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Monthly Report: April 2013

I didn’t end up seeing many movies this month. I get into these slumps once a year or so where I just don’t feel like checking much stuff out. Maybe it’s some way for me to recharge my internal movie battery or something. I’ll probably snap out of it within the next month or two.

For those keeping track, I broke one of my New Year’s Resolutions for 2013 this month by failing to watch a Swedish film. It’s unfortunate, but it happens. I’ll try to make up for it later in the year.

Bachelorette (Leslye Headland, 2012)
Yeah, it seems unlikely that this would have been made if not for the success of (the superior) Bridesmaids. That doesn’t mean that Bachelorette isn’t pretty damn funny in its own right, though. I much enjoyed Kirsten Dunst as the alpha bitch. I liked how Rebel Wilson‘s character was treated as a human being rather than someone to laugh at – I prefer how she’s handled here to Melissa McCarthy in Bridesmaids, for comparison – and both Isla Fisher and Lizzy Caplan nail their respective characters. I had a lot of fun with this one.
4/5

Better Off Dead (Savage Steve Holland, 1985)
Wacky absurd humor proves an ill fit for this formulaic high school rom-com plot. I did get a kick out of the kid riding around on his bike trying to get his two dollars from John Cusack, but the rest of the film was a bit of a dud.
2/5

bully-bus

Bully (Lee Hirsch, 2011)
This documentary packs a heavy emotional punch. I found myself getting angry during parts of this one: angry at the bullies, and angry at the teachers who fail to do anything. The film presents its stories in a compelling way, switching between various persons with their own experiences with bullying, and it’s shot in a nice and varied way. I would have liked a bit more depth to it all, though. Why not try to find out what makes some kids into bullies, or show what effects being bullied can have on someone when they reach adulthood. Still, this is a very affecting film, and one that avoids usual pitfalls of the genre. See it.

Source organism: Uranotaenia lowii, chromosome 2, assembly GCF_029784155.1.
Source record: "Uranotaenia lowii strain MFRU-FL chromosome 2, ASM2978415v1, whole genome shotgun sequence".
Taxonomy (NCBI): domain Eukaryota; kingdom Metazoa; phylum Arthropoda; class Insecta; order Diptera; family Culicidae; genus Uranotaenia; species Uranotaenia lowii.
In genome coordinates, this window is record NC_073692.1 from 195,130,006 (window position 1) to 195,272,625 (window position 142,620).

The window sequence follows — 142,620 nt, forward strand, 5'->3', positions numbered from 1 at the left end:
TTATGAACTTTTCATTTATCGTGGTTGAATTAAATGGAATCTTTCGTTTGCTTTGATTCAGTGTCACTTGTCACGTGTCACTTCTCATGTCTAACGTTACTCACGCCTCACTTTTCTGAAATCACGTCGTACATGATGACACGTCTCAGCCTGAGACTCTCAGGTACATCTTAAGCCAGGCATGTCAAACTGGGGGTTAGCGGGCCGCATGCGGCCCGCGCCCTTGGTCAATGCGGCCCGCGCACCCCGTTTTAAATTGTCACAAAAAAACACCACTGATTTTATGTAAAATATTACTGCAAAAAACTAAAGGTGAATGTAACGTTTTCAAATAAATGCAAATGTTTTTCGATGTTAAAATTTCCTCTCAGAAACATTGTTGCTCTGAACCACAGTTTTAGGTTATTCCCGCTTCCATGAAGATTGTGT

4/5

Holy Motors (Leos Carax, 2012)
It was cool to look at, and the multi-faceted performance by Denis Lavant is impressive, but as a whole, this film did little for me. I like my movies a bit more accessible.
2/5

Cassandra’s Dream (Woody Allen, 2007)
What I liked most about this Woody Allen murder-drama was all the little ironies that kept popping up. It’s a very well-written movie with characters acting in ways that make sense, even though the situations may be extreme. Colin Farrell and Ewan McGregor are both competent co-leads, but it’s Tom Wilkinson who really shines in a supporting role.
4/5

tumblr_m2p4ojZPYk1qbxsr0o1_1280

Whale Rider (Niki Caro, 2002)
Simple but sweet story about tradition and progressiveness, aided by its exotic setting and moving performances. Young Keisha Castle-Hughes in the lead is the obvious stand-out, surpassing most actors her age and delivering quite the money scene at around the 2/3 mark of the film.
3/5

Duck Soup (Leo McCarey, 1933)
My first Marx Brothers film. As with my other sampling of old comedies, this one took quite a while before it enveloped me in its groove. I did end up liking it though, largely thanks to Groucho and his motormouth. I’m not sure if I’ll watch more of them or not, though. I’m more intrigued by Chaplin.
3/5

Dredd (Pete Travis, 2012)